The Foundress of the Poor Handmaids of Jesus Christ
Saint Katharina Kasper established the Poor Handmaids of Jesus Christ in 1851 in Dernbach, Germany. Her devotion to helping the poor, sick, and vulnerable, as well as her dedication to the betterment of the human condition have prevailed through the continued work of the Poor Handmaids of Jesus Christ since that time.
In the aftermath of the Civil War in America, a request came from the Diocese of Fort Wayne, Indiana for help in ministering to the many German immigrants who had settled in the area. Eight German Sisters were selected from among the two hundred who volunteered for the mission in America. On August 14, the eight Poor Handmaids boarded the ship, Pereyre and soon were heading for America, arriving in New York ten days later. Following a brief stay, the Sisters then traveled to Hessen Cassel, Indiana, just outside of Fort Wayne, arriving on August 28. By September 10, the Sisters had taken charge of the parish school, were assigned to nursing the sick in the area, and assumed the responsibility of caring for the needs of the parish church.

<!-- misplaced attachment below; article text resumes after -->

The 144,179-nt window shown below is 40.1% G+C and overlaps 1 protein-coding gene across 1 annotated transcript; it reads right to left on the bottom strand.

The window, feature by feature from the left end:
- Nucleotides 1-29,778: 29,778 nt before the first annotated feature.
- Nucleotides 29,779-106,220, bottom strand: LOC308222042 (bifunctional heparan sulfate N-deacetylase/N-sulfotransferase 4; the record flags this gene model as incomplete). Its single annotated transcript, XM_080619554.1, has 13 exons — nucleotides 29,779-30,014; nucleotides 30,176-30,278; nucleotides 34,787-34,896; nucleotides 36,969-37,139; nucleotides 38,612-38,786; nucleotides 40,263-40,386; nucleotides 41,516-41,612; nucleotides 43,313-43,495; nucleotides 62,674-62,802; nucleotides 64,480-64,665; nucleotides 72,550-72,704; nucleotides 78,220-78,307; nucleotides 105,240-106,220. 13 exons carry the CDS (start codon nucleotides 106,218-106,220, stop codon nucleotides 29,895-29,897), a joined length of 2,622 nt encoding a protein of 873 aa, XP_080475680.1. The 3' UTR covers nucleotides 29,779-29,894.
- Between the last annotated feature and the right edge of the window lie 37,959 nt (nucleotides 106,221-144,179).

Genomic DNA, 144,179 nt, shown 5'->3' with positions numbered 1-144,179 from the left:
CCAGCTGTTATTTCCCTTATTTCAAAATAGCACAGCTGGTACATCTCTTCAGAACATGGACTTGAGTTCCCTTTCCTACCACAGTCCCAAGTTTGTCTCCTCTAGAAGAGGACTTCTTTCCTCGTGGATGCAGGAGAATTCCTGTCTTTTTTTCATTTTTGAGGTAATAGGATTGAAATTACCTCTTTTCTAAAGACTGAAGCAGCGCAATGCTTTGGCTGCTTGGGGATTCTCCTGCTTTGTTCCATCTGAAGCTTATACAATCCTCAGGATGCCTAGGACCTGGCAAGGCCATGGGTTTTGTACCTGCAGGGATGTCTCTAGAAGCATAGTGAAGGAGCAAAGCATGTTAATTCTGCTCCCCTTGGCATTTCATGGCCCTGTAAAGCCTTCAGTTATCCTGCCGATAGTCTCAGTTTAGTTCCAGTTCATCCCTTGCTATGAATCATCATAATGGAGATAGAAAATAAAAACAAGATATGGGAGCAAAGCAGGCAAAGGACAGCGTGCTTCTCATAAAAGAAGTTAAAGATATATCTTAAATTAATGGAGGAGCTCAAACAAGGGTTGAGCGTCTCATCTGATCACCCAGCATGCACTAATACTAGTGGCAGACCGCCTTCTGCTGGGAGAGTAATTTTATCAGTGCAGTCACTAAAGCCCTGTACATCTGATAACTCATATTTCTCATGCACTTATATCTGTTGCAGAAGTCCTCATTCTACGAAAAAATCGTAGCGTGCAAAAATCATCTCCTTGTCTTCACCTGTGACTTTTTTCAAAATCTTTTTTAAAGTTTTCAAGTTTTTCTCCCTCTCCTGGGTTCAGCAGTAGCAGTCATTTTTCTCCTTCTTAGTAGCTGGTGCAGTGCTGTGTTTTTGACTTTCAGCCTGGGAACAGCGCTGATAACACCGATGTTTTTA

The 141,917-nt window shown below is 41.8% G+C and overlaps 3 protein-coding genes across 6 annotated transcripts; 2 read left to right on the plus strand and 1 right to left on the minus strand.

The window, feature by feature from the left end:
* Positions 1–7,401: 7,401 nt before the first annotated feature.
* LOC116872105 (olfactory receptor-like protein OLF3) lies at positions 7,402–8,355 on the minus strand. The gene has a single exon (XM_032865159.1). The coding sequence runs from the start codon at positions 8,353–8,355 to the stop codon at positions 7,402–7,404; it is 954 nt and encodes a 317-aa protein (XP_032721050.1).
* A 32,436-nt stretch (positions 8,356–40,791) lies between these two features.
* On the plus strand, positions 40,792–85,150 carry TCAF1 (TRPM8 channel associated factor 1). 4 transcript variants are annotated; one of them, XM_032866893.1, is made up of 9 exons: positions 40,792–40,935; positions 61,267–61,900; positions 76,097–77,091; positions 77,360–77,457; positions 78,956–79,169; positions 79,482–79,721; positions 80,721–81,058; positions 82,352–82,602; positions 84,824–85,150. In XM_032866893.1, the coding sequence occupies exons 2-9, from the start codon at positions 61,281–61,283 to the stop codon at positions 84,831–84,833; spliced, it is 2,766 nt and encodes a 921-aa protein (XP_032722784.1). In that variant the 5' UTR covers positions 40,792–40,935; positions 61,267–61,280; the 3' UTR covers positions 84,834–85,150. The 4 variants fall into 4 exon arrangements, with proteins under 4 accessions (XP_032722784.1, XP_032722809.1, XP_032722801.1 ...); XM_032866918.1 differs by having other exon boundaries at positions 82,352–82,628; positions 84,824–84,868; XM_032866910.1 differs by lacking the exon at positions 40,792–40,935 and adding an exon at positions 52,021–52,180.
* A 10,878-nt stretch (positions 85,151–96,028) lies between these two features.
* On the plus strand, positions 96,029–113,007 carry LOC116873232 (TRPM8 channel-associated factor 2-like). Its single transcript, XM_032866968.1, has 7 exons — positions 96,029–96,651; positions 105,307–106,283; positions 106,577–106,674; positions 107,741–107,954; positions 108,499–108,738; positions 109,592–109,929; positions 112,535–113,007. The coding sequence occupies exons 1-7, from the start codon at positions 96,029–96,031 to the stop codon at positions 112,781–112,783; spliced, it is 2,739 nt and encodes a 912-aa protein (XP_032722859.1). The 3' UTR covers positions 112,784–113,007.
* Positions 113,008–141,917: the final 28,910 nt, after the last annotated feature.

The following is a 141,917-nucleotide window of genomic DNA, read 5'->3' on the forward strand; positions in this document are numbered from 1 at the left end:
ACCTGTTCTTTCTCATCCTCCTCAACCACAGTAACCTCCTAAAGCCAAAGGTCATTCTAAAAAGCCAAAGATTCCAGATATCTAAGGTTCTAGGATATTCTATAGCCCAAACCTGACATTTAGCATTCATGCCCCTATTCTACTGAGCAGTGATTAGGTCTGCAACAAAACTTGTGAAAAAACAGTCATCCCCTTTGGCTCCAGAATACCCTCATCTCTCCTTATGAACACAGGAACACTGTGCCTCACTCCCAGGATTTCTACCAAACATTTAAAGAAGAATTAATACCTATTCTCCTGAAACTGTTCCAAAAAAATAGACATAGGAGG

In 1869, the congregation's first hospital in America, St. Joseph Hospital, was established in Fort Wayne, Indiana. This institution was also the site of the PHJC first American Motherhouse. It was located in the former Rockhill Hotel. The Sisters operated a school of nursing from 1918 to 1968, and operated the hospital until 1998, when it was sold. In 1922 the Motherhouse moved to Donaldson, Indiana.